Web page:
Proceeds from ransomware fund greater investment by threat actors seeking new and more sophisticated methods of compromising their victims. This doesn’t just benefit the eCrime ecosystem — nation-state adversaries and other malicious actors also benefit from such technological advances. 

Part of this cycle, too, is denial — victims with poor security practices feel they have no option but to pay their attackers. Some companies choose to purchase insurance but not invest in security measures, creating a potential moral hazard that harms not only their insurers but also the future victims of the enriched attackers. Breaking this cycle of unpreparedness is an important key to stemming the reach of ransomware’s impact.

How Do We Fight Back?

To stop the effects of ransomware attacks, we must prevent them. For most organizations, properly configured advanced endpoint protection will stop these types of breaches. For attacks that are not prevented, strong backups on immutable storage that cannot be deleted provide an ability to recover without succumbing to the attacker’s demands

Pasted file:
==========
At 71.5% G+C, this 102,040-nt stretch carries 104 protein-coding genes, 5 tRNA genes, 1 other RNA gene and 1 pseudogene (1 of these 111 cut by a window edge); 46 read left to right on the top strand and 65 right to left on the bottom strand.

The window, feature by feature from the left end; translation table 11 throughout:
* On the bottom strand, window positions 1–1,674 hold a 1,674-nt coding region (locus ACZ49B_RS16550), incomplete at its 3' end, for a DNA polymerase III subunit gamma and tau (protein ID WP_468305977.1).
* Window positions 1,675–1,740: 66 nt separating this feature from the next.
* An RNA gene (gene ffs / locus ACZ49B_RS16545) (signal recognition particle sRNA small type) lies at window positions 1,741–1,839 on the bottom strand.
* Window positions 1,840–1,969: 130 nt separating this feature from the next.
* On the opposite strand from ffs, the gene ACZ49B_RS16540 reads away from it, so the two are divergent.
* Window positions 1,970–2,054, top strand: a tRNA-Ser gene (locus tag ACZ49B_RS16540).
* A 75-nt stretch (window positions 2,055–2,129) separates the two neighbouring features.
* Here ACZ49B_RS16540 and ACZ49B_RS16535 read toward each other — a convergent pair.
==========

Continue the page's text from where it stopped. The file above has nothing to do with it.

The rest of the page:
But we must prioritize security investment before something goes wrong. Far too many ransomware victims say, “We never imagined that we’d be targeted.” That cycle of unpreparedness cannot be broken until organizations recognize the risk that they face and prioritize fixing it.

We’re All In This Together. How Do We Prevent It?

Enhanced security doesn’t just protect the organizations that implement it — it also increases the attackers’ cost of doing business. Weakening that attacker ecosystem has broad benefits for us all. 

So how can we help organizations that don’t know they’re at risk? 

For one, we must change the way we talk about ransomware. Rather than treating each attack as an isolated incident, we must consider the full breadth of ransomware campaigns and the reach of their effects. Security companies, regulators, insurers and the law firms who deal with ransomware victims can connect the dots, while public policymakers can shine lights on the tools and expertise to prevent attacks. 

After all, clearly we’re all at risk.